European Starling Baby Growth Chart

European Starling Baby Growth Chart

Well, not necessarily a chart per-se, but this allows us to plan.  Raising a baby bird requires a lot of time and dedication, and European Starlings are no exception.  What follows is just our experience; I’m certain that there are various factors and YMMV.  However, it helps to have a frame of reference.

Initial Real Estate

The male European Starling will start finding it’s preferred nest to claim.  Here in the Pacific Northwest, this generally means around mid-February.  The male will put assorted materials in the nest and occasionally hang certain yard findings out of the opening as if to announce the open house.  He will then start to perch near the nest, singing and flapping his wings, in an attempt to attract a mate.

bird singing

Interior Redecoration

Once a female has been attracted, some form of unspoken contract is made and both claim the nest as their own.  The female will then, in a very poetic twist of fate, start removing some or all of the interior furnishings in order to make sure that it is her nesting material that is used. This year, we plan to use cedar shavings in the nest ahead of time to help soak up some of the droppings; something we’ve previously done for winter weatherization; it should be interesting to see what, if any, will remain.  This generally happens in mid-to-late March in our neck of the woods.

bird nest redecorate

Egg Laying

Eggs are laid in the nest, one egg per day, at approximately the same time.  Generally speaking, a total of 4-5 glossy, pale blue eggs are laid.  European Starlings know to limit/adjust their body coverage (heat) over the eggs to help prevent incubating the eggs in sequence; this way, all the eggs will hatch at the same time (plus or minus a day).  Approximately early April, with a repeat performance of this and the further steps in late May.

bird eggs european starling


Once the final egg is laid, the eggs will receive regular rotation by the parents and they will start applying full coverage and heat.  They will do this consistently for approximately 11 to 13 days.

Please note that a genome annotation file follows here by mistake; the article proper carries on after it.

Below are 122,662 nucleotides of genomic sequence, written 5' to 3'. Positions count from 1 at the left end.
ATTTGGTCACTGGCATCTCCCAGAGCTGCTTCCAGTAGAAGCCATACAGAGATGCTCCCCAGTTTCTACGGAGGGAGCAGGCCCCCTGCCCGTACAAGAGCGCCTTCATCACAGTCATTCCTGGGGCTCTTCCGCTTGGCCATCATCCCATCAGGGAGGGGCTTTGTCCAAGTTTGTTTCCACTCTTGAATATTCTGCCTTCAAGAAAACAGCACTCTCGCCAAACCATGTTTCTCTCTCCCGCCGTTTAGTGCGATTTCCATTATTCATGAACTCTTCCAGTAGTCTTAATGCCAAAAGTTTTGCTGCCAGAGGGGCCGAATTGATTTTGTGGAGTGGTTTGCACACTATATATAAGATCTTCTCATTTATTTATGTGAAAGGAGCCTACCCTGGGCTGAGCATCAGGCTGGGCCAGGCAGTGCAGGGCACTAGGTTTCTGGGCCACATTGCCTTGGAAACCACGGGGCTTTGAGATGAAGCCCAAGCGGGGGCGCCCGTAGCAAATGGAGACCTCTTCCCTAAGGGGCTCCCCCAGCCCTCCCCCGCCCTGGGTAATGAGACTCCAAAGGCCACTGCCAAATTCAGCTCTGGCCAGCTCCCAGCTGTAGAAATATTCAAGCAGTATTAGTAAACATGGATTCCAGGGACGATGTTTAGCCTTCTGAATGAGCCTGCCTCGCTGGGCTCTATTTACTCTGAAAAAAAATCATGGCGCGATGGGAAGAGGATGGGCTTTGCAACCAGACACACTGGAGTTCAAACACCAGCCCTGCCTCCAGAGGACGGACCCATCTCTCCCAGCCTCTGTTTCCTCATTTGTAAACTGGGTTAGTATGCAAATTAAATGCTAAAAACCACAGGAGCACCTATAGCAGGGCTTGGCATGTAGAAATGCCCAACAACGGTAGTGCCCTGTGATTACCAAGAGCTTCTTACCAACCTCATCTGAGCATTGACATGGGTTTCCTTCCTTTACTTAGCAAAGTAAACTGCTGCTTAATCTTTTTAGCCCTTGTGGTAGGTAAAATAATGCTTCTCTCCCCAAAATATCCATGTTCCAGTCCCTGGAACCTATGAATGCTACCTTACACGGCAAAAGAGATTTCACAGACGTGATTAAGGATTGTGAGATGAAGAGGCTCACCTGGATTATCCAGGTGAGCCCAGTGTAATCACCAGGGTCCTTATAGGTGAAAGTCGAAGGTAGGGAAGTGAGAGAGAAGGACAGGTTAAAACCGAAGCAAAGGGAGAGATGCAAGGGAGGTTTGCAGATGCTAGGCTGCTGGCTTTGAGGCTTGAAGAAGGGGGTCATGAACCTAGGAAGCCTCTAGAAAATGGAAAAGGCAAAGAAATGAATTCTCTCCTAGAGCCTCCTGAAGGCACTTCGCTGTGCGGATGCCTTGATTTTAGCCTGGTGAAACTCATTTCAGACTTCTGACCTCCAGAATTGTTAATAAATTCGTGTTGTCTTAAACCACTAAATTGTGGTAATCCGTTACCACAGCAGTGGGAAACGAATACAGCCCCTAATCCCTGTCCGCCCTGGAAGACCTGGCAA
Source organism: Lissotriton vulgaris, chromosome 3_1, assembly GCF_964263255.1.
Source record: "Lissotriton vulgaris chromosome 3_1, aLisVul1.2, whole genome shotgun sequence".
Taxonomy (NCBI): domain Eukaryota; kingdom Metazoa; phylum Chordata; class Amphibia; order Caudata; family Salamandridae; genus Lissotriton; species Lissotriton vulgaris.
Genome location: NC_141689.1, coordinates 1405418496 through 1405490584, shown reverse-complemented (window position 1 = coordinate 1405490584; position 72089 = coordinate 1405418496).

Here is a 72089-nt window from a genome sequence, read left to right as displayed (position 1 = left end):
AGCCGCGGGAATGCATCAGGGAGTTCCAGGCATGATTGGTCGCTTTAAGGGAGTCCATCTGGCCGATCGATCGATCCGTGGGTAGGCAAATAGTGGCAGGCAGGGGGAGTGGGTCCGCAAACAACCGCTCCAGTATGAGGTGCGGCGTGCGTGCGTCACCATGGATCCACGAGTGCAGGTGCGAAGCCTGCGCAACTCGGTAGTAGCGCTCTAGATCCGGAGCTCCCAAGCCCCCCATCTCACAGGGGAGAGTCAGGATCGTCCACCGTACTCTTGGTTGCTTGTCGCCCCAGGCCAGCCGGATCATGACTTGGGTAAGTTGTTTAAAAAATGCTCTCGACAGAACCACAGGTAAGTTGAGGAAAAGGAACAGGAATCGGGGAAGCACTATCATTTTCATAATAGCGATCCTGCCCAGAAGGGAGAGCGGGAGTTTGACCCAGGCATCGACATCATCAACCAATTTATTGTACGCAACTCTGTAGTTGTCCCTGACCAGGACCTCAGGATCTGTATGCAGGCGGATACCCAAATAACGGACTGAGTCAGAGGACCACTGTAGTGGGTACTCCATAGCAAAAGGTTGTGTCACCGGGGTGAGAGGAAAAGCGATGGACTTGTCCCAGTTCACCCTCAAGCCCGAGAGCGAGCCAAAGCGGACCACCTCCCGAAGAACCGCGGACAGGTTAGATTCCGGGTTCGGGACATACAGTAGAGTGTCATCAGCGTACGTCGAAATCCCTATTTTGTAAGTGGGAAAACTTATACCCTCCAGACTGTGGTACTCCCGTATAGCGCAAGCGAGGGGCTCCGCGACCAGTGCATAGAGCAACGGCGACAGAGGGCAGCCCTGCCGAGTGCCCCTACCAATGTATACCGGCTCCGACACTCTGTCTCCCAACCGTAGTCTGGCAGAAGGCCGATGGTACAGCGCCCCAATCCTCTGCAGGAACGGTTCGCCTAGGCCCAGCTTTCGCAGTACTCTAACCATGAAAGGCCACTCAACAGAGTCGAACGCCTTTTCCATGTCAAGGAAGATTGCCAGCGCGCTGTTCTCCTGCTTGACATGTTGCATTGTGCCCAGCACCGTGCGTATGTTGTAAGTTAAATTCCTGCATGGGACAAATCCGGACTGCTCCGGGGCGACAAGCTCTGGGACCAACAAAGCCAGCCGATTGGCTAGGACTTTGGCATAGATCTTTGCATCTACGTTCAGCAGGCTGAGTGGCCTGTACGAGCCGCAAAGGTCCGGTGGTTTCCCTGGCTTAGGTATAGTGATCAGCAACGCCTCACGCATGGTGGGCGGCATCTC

bird sitting on eggs at night


Egg Hatching (aka “Day 1”)

We’ll call this “Day 1” for reference.  The babies will be born with their eyes closed shut and will remain this way through Day 6.  They will be totally dependent on the parents for food and warmth. Mom and Dad will alternate feeding and take out “poop sacks” from the babies as they fly out of the nest (dropping them along the flight path out of the nest). Note to self: Time to move the cars.

baby bird hatch egg


Imprinting (Days 7-14)

If you are planning on adopting a European Starling, this is the time to do it. Once their eyes open, the visual imprinting begins. The earlier, the better. Now the real work begins. They need to be fed every 20-30 minutes during the day for a minimum of 12 hours per day.

baby birds eyes closed


Some Feathers / Fully Feathered (Day ??)

Once they start growing some feathers, you can reduce the feeding to every 45 minutes. As soon as they are fully feathered, you can reduce feeing to every 1-2 hours.  There will be some overlap with the following stages.


baby bird some feathers

Playing, Exploring (Day 18)

Around this time period, they will start to want to cautiously explore their surroundings. Introduce them to their toys and the areas of the house that you will be keeping them in. Lock up the cats, because the next stage is a doozy (see next stage, below).

baby bird exploring

Flying (Day 21)

They grow up so quickly.  Be prepared to be amazed. If you’ve done a good job of interacting with them, they will have bonded with you and will fly to you if encouraged. The image below was just prior to his taking flight.

baby bird ready to fly

Food Delivery Change & Water (Day 28 / Week 4)

One should never feed a baby bird water directly.  They’re not prepared for it and it can actually kill them (the mechanics are unknown to us), and they get the moisture from the soft food mixes that are their meals. However they can now have their baby food available from a bowl, as long as you continue to hand feed them. You can also provide a small bowl of water.

baby bird and toy

Independent Feeding (Weeks 6-10)